Skip to content
My WebMD Sign In, Sign Up

Menopause Health Center

Select An Article
Font Size

Migraines and Menopause

Female hormones and migraine headaches are linked. That's one of the reasons why women are three times more likely to get migraines than men.

For many women, menopause brings a welcome end to these headaches. But the hormonal changes leading up to menopause can sometimes make things worse before they get better.

Recommended Related to Menopause

Hormone Therapy for Menopause and Perimenopause

By Francesca ColtreraYour need-to-know guide to today's hormone therapy -- what's safe, what's new, what's right for you Not long ago, a friend told me about a coffee date she’d had with a 50-something former office mate, Susan. As the two women were sipping their lattes and catching up on each other’s lives, Susan nervously glanced around the coffee shop, then leaned across the table and confided in a low voice, “I’m taking estrogen.” So it’s come to this. Whereas women once chatted openly...

Read the Hormone Therapy for Menopause and Perimenopause article > >

Still, no matter when in life you have migraines, the right treatment can help prevent the headaches or make the pain go away.

What Makes Migraines Different?

People who get migraines describe them as an intense pulsing or throbbing type of pain, often on one side of the head. Along with the pain they can also have symptoms like:

  • Flashing lights or "aura"
  • Nausea
  • Sensitivity to light
  • Vomiting

When you have one, you may be unable to do your normal activities.

Many people get migraines from time to time. But some, usually women, have them as often as 15 or more days each month.

These headaches are triggered by things like:

  • Bright lights
  • Foods or drinks
  • Hunger
  • Lack of sleep
  • Stress
  • Strong scents

The Migraine-Hormone Link

A drop in the female hormone, estrogen, can also set off migraines. That's why women who get migraines often have headaches right before their period, when estrogen levels are low. During pregnancy, estrogen levels rise, bringing many women a break from these headaches. But they often start up again after the baby is born.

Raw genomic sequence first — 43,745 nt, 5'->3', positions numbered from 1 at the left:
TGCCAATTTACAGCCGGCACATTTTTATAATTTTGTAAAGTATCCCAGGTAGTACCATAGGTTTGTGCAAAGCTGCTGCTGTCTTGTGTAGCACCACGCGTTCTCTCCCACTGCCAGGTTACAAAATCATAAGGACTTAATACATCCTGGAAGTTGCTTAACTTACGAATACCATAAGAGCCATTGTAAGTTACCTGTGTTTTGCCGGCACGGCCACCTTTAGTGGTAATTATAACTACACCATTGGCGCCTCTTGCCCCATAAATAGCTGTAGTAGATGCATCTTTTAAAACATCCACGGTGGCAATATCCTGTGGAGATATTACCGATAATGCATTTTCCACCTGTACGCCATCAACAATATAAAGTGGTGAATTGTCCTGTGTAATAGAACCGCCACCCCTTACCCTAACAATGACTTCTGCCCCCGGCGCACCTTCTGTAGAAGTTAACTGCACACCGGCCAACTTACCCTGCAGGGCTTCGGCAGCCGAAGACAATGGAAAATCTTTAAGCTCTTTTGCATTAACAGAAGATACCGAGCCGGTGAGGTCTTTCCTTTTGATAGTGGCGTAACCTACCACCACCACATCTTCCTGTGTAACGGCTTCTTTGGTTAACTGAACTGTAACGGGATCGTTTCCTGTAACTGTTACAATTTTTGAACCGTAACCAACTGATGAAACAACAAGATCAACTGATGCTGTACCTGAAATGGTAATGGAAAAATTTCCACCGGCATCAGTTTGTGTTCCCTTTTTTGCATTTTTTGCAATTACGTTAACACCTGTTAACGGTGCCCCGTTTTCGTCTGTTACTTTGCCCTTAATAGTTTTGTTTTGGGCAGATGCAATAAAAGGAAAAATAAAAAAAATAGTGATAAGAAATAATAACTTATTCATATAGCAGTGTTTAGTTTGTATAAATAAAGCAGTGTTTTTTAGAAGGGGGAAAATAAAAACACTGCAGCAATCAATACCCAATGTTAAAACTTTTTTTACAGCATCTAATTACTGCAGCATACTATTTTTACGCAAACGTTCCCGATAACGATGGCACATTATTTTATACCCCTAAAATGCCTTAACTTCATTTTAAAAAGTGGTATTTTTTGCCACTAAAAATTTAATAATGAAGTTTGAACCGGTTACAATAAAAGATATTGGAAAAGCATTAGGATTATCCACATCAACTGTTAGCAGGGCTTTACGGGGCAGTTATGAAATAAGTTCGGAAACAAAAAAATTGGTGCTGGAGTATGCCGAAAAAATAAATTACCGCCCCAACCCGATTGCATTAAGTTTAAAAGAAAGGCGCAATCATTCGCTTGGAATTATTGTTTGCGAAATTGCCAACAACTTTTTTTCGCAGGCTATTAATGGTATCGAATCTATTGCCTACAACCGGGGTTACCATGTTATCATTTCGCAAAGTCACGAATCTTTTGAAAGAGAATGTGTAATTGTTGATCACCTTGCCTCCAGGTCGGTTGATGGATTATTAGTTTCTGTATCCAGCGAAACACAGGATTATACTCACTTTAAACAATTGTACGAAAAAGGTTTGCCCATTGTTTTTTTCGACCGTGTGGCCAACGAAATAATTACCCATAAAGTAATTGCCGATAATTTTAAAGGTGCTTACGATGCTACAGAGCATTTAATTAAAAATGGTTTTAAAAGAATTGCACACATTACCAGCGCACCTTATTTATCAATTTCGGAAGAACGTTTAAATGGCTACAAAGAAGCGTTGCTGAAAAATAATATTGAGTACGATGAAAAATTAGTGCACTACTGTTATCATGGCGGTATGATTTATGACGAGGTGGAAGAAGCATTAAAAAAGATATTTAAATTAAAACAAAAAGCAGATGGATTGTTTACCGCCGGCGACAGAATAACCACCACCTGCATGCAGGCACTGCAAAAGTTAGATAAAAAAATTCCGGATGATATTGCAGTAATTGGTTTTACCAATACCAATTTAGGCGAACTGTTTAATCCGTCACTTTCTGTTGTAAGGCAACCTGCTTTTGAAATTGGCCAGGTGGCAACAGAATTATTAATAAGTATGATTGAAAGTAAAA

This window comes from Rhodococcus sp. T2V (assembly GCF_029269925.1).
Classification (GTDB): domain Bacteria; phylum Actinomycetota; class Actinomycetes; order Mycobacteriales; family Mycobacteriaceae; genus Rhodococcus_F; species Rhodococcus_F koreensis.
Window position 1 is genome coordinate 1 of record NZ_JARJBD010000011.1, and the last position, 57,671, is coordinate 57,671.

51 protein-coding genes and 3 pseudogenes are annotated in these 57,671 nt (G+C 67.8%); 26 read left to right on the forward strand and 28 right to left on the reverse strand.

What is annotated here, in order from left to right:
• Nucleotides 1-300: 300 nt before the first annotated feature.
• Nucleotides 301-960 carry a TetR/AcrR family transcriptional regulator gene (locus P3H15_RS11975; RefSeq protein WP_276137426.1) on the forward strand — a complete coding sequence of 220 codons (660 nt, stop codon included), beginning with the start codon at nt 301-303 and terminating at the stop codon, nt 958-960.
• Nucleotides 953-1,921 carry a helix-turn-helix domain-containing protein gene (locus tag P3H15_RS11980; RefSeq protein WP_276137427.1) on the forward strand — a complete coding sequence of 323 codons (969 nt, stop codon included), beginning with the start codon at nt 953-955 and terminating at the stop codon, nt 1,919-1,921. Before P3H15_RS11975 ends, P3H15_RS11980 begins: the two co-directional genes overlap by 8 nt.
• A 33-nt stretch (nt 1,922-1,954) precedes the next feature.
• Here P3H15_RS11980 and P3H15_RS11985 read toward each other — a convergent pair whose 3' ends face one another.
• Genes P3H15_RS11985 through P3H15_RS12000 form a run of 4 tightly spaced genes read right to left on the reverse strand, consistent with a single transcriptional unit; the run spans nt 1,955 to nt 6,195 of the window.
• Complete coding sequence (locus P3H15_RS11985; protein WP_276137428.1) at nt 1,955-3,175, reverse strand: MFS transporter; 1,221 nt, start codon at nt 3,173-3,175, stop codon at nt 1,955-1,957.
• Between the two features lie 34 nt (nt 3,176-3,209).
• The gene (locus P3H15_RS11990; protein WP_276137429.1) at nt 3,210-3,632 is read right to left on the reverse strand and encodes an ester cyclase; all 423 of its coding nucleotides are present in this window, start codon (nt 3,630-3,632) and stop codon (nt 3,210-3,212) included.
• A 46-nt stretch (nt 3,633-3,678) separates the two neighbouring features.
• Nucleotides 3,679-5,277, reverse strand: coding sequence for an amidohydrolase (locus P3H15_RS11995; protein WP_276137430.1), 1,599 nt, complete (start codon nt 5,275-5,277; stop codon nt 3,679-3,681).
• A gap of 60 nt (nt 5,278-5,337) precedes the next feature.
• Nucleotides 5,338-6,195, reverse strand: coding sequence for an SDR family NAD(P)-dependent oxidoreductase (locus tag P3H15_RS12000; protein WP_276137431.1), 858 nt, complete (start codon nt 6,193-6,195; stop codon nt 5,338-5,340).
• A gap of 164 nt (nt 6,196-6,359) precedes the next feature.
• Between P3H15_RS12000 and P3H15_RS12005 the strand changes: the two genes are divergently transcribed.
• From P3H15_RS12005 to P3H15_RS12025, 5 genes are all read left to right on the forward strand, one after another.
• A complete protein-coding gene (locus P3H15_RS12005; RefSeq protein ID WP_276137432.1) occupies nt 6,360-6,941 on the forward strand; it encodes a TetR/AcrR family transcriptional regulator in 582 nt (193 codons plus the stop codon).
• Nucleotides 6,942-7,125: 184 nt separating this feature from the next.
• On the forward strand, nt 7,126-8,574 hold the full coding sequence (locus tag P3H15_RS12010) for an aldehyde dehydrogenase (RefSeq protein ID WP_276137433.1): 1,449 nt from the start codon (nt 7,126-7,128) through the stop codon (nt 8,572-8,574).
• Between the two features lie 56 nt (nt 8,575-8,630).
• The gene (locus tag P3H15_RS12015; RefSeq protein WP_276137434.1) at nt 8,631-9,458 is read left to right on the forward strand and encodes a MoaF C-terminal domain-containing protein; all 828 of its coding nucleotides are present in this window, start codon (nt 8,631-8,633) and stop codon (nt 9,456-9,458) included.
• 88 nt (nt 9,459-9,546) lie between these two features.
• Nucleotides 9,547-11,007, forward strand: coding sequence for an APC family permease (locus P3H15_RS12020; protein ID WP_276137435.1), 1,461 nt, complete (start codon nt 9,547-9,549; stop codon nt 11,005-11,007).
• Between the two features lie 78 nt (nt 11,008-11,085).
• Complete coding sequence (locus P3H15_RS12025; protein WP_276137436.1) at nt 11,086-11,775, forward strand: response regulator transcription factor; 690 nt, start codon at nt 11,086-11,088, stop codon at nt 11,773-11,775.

As you get closer to menopause, your hormone levels can swing up and down, and your periods may get more irregular. If your migraines are tied to your menstrual cycle, they may become as unpredictable as your periods.

Some women get migraines for the first time, or their headaches get more intense, in the years just before menopause. Others find that their migraines become less frequent and less intense. 

Women who had their uterus and ovaries removed with surgery often have more of a problem with migraines than those who go into menopause naturally.

Treating Menopause Migraines

You have many options for relieving migraines.

Sometimes a few simple lifestyle changes can help:

  • Keep a diary of what you eat, and try to avoid foods that trigger your migraines. Some of these may include: aged cheese, chocolate, or artificial sweeteners.
  • Eat meals at regular times.
  • Go to sleep and wake up at the same time each day.
  • Cut stress using relaxation methods such as deep breathing, exercise, or massage.

You can also try medicines to relieve your headaches. Migraine drugs fall into two categories.

Medicines that help prevent migraines from starting:

Medicines that relieve a migraine once it has already started:

Next Article:

Today on WebMD

woman walking outdoors
How to handle headaches, night sweats, and more.
mature woman holding fan in face
Symptoms and treatments.
 
woman hiding face behind hands
11 ways to keep skin bright and healthy.
insomnia
Is it menopause or something else?
 
senior couple
Video
mature woman shopping for produce
Article
 
Alcohol Disrupting Your Sleep
Article
mature couple on boat
Article
 

Pollen counts, treatment tips, and more.

It's nothing to sneeze at.

Loading ...

Sending your email...

This feature is temporarily unavailable. Please try again later.

Thanks!

Now check your email account on your mobile phone to download your new app.

mature woman tugging on her loose skin
Slideshow
senior woman wearing green hat
Article
 
mature woman
Article
supplements
Article
 

WebMD Special Sections